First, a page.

Back in October, the Bureau of Indian Affairs gave the green light for a Class III gaming license to be granted for the proposed casino project in Porterville, CA.
The Assistant Secretary of Indian Affairs signed a Record of Decision (ROD) under the Indian Gaming Regulatory Act on October 7. They also issued a Secretarial Determination of gaming eligibility for the site on the Tule River Reservation, where the existing commercial casino will be replaced.
The 40 acres of land sits east of West Street, south of Highway 190 and west of Highway 65. The proposed site is also surrounded by 17 parcels, tied into West Street with the City of Porterville OHV Park to the north and east, and a solar farm in the southern direction of the land. Although gaming has been approved, other parts of the casino project are still awaiting the OK from California Governor Gavin Newsom.
Competing for Ownership
The Native American tribe who will act as the casino’s operators are yet to be selected. However, construction plans have already been drawn up, and will see the resort equipped with a 105,000 square-foot gaming area, a 250-room hotel, several restaurants and diners across 36,000 square-feet of floor space, a multi-purpose events and concert centre, convention hall, administrative space, as well as space for parking.
The Bureau of Indian Affairs is responsible for reviewing any applications which are submitted, and will ultimately decide who will take the land into federal trust and become the casino’s new operators. Like the other tribal-state gaming compacts in California, there will be requirements expected from whoever wins the site. The Tule River Reservation will serve as Lead Agency in monitoring the off-reservation environmental impacts of the proposed casino project, of which an Environmental Impact Statement would need to be drafted. This will then need to meet certain requirements and comply with the National Environmental Policy Act (NEPA).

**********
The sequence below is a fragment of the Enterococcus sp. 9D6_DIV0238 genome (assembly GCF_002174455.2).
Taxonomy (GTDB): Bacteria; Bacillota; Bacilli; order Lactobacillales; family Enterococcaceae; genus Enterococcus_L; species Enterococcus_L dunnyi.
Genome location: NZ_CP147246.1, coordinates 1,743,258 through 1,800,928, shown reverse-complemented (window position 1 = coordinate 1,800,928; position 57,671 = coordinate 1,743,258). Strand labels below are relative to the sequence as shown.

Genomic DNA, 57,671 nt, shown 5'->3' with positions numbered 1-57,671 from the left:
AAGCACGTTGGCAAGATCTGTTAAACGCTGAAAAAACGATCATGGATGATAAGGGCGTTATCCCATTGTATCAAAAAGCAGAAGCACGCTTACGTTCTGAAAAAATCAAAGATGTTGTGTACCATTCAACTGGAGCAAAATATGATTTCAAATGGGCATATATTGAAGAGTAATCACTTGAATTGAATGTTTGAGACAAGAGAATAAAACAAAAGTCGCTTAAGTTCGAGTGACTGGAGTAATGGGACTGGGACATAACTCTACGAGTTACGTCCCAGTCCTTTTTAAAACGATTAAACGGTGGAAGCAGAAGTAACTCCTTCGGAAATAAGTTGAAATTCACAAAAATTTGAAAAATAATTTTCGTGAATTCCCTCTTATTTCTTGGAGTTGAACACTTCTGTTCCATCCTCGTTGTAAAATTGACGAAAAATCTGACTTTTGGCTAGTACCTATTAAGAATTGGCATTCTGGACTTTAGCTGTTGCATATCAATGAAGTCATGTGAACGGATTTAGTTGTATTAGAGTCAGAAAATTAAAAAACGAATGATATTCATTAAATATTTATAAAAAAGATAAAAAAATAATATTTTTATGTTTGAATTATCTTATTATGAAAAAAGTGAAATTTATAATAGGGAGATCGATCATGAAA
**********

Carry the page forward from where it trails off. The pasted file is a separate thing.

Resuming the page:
According to a Notice of Intent issues by the BIA on December 30, 2016, a 1-month period was granted for a report to be conducted on the potential issues that may arise, and for any solutions or alternatives to be proposed back in the EIS for consideration. On January 23, after the 30 days had come to an end, a public meeting was held to discuss the results of the report. It outlined the processes and some proposed steps for taking action, and accounted for all correspondence issues by the BIA prior to the analysis. Over a year later, a Notice of Availability was finally published in the Federal Register on May 31. The Final Conformity Determination was also published the same day.
Get a Move on Gov
Porterville’s City Manager John Lollis said “The City of Porterville is very pleased with the recent Secretarial Determination by the Department of the Interior to allow the transfer of the Tule River Tribe’s 40-acre property near the Porterville Municipal Airport into trust for gaming purposes in support of the proposed relocation of Eagle Mountain Casino. The City and the Tribe possess a strong collaborative relationship which led to an agreement on a Memorandum of Understanding for the proposed casino relocation, and together we urge and support Governor Newsom’s approval for the proposed relocation.”
Federal law requires the Governor to act on the Bureau’s findings within 1 year, but the BIA are already pressing him over the economic conditions the tribes are already struggling against. They also pledged their support for a partnership between the tribe and city to develop a treatment facility for problem gamblers.
“The Tribe has been keeping the Governor’s Office apprised of the relocation,” said Chairman Neil Peyron. “We look forward to meeting with Governor Newsom and completing the two-part process.”
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